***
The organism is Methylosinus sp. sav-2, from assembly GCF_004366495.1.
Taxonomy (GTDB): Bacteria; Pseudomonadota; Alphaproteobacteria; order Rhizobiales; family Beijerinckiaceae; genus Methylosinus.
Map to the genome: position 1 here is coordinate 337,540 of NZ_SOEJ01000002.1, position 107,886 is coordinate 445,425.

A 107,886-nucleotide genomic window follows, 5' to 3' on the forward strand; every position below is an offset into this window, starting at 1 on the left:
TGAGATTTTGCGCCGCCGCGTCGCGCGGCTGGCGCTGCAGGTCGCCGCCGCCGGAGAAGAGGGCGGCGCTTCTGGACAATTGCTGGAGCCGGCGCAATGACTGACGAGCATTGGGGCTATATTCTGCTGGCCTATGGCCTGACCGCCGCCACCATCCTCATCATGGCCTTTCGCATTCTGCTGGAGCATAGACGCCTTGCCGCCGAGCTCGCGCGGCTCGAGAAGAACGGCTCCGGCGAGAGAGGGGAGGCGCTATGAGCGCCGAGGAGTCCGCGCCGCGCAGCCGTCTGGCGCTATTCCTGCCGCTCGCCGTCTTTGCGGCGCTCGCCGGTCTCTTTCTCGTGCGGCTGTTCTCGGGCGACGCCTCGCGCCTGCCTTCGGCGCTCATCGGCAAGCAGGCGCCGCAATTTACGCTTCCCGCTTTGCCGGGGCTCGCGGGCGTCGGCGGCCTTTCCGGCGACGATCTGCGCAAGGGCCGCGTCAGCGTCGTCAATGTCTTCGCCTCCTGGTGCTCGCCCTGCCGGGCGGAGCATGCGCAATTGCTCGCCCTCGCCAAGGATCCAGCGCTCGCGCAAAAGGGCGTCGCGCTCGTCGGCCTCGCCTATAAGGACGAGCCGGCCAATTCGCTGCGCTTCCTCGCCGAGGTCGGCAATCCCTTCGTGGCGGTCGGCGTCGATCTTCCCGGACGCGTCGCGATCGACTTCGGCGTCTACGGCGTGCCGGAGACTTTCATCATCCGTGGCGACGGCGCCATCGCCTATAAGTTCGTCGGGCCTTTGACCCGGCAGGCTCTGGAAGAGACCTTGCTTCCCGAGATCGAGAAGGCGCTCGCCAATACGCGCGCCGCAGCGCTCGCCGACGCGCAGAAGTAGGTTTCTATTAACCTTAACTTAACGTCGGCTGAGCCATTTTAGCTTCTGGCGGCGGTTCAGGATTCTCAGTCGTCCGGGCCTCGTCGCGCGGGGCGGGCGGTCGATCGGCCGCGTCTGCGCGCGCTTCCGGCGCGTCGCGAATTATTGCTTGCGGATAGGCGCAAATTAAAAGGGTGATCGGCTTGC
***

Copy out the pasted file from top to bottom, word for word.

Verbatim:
The organism is Methylosinus sp. sav-2, from assembly GCF_004366495.1.
Taxonomy (GTDB): Bacteria; Pseudomonadota; Alphaproteobacteria; order Rhizobiales; family Beijerinckiaceae; genus Methylosinus.
Map to the genome: position 1 here is coordinate 337,540 of NZ_SOEJ01000002.1, position 107,886 is coordinate 445,425.

A 107,886-nucleotide genomic window follows, 5' to 3' on the forward strand; every position below is an offset into this window, starting at 1 on the left:
TGAGATTTTGCGCCGCCGCGTCGCGCGGCTGGCGCTGCAGGTCGCCGCCGCCGGAGAAGAGGGCGGCGCTTCTGGACAATTGCTGGAGCCGGCGCAATGACTGACGAGCATTGGGGCTATATTCTGCTGGCCTATGGCCTGACCGCCGCCACCATCCTCATCATGGCCTTTCGCATTCTGCTGGAGCATAGACGCCTTGCCGCCGAGCTCGCGCGGCTCGAGAAGAACGGCTCCGGCGAGAGAGGGGAGGCGCTATGAGCGCCGAGGAGTCCGCGCCGCGCAGCCGTCTGGCGCTATTCCTGCCGCTCGCCGTCTTTGCGGCGCTCGCCGGTCTCTTTCTCGTGCGGCTGTTCTCGGGCGACGCCTCGCGCCTGCCTTCGGCGCTCATCGGCAAGCAGGCGCCGCAATTTACGCTTCCCGCTTTGCCGGGGCTCGCGGGCGTCGGCGGCCTTTCCGGCGACGATCTGCGCAAGGGCCGCGTCAGCGTCGTCAATGTCTTCGCCTCCTGGTGCTCGCCCTGCCGGGCGGAGCATGCGCAATTGCTCGCCCTCGCCAAGGATCCAGCGCTCGCGCAAAAGGGCGTCGCGCTCGTCGGCCTCGCCTATAAGGACGAGCCGGCCAATTCGCTGCGCTTCCTCGCCGAGGTCGGCAATCCCTTCGTGGCGGTCGGCGTCGATCTTCCCGGACGCGTCGCGATCGACTTCGGCGTCTACGGCGTGCCGGAGACTTTCATCATCCGTGGCGACGGCGCCATCGCCTATAAGTTCGTCGGGCCTTTGACCCGGCAGGCTCTGGAAGAGACCTTGCTTCCCGAGATCGAGAAGGCGCTCGCCAATACGCGCGCCGCAGCGCTCGCCGACGCGCAGAAGTAGGTTTCTATTAACCTTAACTTAACGTCGGCTGAGCCATTTTAGCTTCTGGCGGCGGTTCAGGATTCTCAGTCGTCCGGGCCTCGTCGCGCGGGGCGGGCGGTCGATCGGCCGCGTCTGCGCGCGCTTCCGGCGCGTCGCGAATTATTGCTTGCGGATAGGCGCAAATTAAAAGGGTGATCGGCTTGC